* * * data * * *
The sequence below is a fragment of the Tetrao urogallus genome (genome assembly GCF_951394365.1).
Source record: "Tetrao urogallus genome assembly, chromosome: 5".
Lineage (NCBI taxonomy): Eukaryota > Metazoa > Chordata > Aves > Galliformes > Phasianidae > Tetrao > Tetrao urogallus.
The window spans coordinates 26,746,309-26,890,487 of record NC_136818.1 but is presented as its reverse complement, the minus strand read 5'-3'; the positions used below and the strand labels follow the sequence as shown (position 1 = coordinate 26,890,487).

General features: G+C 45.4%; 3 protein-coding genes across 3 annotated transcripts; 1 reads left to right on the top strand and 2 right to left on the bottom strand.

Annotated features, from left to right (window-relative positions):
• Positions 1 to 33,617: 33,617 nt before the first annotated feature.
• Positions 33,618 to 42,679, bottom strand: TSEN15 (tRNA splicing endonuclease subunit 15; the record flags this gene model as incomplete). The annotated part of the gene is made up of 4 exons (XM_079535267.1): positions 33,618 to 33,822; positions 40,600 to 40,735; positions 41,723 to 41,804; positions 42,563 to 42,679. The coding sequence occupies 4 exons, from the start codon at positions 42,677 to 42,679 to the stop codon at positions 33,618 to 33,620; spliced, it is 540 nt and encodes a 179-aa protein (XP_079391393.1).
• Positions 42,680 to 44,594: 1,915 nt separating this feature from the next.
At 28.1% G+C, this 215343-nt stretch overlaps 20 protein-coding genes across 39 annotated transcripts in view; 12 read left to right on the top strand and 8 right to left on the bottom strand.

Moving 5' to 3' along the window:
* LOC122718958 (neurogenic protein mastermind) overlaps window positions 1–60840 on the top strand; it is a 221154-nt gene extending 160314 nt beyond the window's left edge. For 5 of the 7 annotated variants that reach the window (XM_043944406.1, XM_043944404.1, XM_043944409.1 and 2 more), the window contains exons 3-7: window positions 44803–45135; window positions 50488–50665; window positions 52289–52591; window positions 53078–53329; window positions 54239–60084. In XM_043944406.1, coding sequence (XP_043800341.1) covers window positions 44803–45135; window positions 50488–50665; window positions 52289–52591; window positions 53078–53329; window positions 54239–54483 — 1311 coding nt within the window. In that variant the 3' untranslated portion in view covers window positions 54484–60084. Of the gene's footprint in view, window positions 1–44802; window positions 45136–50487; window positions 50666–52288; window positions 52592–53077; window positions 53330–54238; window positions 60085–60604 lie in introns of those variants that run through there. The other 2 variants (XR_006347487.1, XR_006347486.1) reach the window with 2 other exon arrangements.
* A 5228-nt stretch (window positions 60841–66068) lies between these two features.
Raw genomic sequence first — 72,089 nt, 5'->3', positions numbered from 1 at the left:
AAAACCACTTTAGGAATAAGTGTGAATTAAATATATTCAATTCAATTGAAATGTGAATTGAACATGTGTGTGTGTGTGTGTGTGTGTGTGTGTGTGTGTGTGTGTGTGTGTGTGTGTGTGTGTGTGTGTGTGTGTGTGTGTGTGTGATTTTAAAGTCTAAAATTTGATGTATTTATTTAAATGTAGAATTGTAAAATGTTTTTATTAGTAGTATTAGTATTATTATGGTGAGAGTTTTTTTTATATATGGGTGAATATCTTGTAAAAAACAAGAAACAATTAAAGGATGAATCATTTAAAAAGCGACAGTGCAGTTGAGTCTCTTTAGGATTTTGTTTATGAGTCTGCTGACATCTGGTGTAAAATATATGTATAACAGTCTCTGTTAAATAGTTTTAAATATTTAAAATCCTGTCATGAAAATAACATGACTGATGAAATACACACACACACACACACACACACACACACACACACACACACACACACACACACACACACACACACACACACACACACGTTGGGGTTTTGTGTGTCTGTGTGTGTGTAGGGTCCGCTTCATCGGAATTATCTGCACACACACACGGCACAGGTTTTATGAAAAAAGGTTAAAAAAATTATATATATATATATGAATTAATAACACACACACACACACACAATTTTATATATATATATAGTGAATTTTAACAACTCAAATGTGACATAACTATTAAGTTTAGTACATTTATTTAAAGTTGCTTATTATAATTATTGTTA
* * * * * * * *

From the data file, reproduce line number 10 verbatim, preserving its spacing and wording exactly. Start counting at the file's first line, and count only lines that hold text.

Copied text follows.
At 28.1% G+C, this 215343-nt stretch overlaps 20 protein-coding genes across 39 annotated transcripts in view; 12 read left to right on the top strand and 8 right to left on the bottom strand.